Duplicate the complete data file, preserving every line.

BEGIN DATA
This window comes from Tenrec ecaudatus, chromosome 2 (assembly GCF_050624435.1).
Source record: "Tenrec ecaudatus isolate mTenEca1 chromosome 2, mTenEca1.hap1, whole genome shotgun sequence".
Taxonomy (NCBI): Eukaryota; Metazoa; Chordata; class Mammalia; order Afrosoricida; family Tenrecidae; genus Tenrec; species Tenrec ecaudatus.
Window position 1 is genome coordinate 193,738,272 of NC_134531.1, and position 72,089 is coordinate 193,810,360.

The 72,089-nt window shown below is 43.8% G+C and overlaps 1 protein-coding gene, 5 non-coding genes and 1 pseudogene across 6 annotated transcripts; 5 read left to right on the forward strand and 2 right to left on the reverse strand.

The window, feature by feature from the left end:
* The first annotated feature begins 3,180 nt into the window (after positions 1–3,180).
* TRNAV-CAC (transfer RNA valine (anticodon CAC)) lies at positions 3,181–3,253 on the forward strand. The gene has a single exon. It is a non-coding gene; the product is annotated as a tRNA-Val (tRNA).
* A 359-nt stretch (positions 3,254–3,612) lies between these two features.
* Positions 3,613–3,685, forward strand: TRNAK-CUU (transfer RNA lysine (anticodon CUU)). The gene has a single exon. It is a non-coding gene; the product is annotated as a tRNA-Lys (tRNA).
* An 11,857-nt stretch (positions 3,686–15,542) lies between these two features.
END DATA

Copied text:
This window comes from Tenrec ecaudatus, chromosome 2 (assembly GCF_050624435.1).
Source record: "Tenrec ecaudatus isolate mTenEca1 chromosome 2, mTenEca1.hap1, whole genome shotgun sequence".
Taxonomy (NCBI): Eukaryota; Metazoa; Chordata; class Mammalia; order Afrosoricida; family Tenrecidae; genus Tenrec; species Tenrec ecaudatus.
Window position 1 is genome coordinate 193,738,272 of NC_134531.1, and position 72,089 is coordinate 193,810,360.

The 72,089-nt window shown below is 43.8% G+C and overlaps 1 protein-coding gene, 5 non-coding genes and 1 pseudogene across 6 annotated transcripts; 5 read left to right on the forward strand and 2 right to left on the reverse strand.

The window, feature by feature from the left end:
* The first annotated feature begins 3,180 nt into the window (after positions 1–3,180).
* TRNAV-CAC (transfer RNA valine (anticodon CAC)) lies at positions 3,181–3,253 on the forward strand. The gene has a single exon. It is a non-coding gene; the product is annotated as a tRNA-Val (tRNA).
* A 359-nt stretch (positions 3,254–3,612) lies between these two features.
* Positions 3,613–3,685, forward strand: TRNAK-CUU (transfer RNA lysine (anticodon CUU)). The gene has a single exon. It is a non-coding gene; the product is annotated as a tRNA-Lys (tRNA).
* An 11,857-nt stretch (positions 3,686–15,542) lies between these two features.